There are thousands of products that claim to safely remove dead skin cells, but sometimes, simple is best. Here are three easy ways to clean your face that won’t break the bank, expose you to harsh ingredients or ruin your face.

Make Your Own, With Honey

Honey has long been a mainstay in DIY natural beauty, and for good reason. Honey is naturally antimicrobial, which makes it an effective cleanser on its own. You can rub a tablespoon between your hands and will find it gets nice and slippery—the consistency of a fancy face wash. It’s also humectant, which means it attracts and retains moisture and can help keep your skin dewy—something a lot of harsh exfoliating scrubs cannot claim to do—and it contains gluconic acid, a mild acid that is considered benign by public health experts.

A recent review in the Journal of Cosmetic Dermatology concluded that: “Honey is particularly suitable as a dressing for wounds and burns … dandruff … In cosmetic formulations, it exerts emollient, humectant, soothing, and hair conditioning effects, regulates pH and prevents pathogen infections.”

Some natural beauty mavens like to mix their honey with baking soda—which is something you want to be careful with because it’s quite alkaline. Your skin’s pH is widely thought to be around 5.5 (though a 2006 study placed it closer to 5), and it has what’s called an acid mantle on it. That’s an important barrier to keep intact, both to protect against infections and to keep in moisture. Try honey on its own, and if you want that scrubby feeling, mix in just a pinch of baking soda.

Use a Konjac Sponge

You could spend upwards of $150 on an electronic face scrubber, or you could drop $11 and get yourself a reusable sponge made, as the name suggests, of fibers from the root of a konjac plant. It comes rock hard, but put it under warm water and it softens into a springy dome that you can use with or without a cleanser to slough off dead skin cells. It’s gentle enough that you can use it daily. Some brands make konjac sponges infused with things like charcoal, which is a natural detoxifier for the skin. You could go that route if you want to, but I prefer the basic one. One konjac sponge will last you six weeks of twice-daily use.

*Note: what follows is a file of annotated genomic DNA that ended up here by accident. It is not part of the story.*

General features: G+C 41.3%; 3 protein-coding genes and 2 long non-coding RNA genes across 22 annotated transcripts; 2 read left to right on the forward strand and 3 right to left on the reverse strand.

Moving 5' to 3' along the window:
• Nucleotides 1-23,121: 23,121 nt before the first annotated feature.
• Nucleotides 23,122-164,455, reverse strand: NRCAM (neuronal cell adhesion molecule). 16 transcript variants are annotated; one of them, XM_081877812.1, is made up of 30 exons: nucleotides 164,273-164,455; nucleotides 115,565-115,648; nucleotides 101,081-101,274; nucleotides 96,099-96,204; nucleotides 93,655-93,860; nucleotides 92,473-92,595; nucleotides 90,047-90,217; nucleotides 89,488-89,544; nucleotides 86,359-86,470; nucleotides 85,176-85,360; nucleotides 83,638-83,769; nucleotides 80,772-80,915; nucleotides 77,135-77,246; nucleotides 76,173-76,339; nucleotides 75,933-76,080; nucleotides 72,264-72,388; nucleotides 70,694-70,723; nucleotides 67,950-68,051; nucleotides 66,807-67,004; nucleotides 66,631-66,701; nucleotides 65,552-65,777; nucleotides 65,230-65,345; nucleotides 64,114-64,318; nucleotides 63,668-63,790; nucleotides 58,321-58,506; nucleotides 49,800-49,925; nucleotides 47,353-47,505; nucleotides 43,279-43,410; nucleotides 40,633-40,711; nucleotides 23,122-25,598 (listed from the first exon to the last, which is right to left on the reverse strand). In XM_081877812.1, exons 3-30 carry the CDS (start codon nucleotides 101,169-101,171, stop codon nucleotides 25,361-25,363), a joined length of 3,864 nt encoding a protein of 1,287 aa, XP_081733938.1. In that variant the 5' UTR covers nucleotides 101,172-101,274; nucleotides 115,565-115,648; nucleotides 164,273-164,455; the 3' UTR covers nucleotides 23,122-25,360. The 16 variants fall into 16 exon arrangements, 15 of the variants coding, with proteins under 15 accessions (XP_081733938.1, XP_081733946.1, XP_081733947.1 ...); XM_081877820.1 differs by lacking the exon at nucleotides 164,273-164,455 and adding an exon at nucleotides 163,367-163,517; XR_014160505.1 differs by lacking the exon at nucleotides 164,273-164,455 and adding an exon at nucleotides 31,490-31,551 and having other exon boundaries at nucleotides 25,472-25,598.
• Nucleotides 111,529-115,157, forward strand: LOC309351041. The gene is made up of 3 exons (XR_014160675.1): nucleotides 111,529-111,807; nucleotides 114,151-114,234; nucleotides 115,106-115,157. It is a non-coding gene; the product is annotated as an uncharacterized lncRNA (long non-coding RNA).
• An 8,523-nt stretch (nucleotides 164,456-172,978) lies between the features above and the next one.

Use A Gentle Peel With Lactic Acid

There are two main ways to get rid of the dead skin cells that dull the look of the surface of your skin. There are manual exfoliants—like scrubs and konjac sponges and face cloths—and there are chemical ones. The latter use acids to dissolve the material that keeps skin cells bound together, making dead cells easier to remove. (There is some evidence that some acids also support cell turnover. Cell turnover slows as we age, which is why these acids are also touted as antiagers.)

These kinds of exfoliants can be natural or synthetic, and can cause irritation in some people. There are tons of different acids in products on the market—well known ones include alpha hydroxy acid, lactic acid and glycolic acid. Lactic acid appears to improve water barrier properties, which helps the skin retain moisture, while also being an exfoliant. You should not use products containing acids in the morning because they can increase sensitivity to the sun. And always wear SPF on your face, whether you’re using a scrub or not.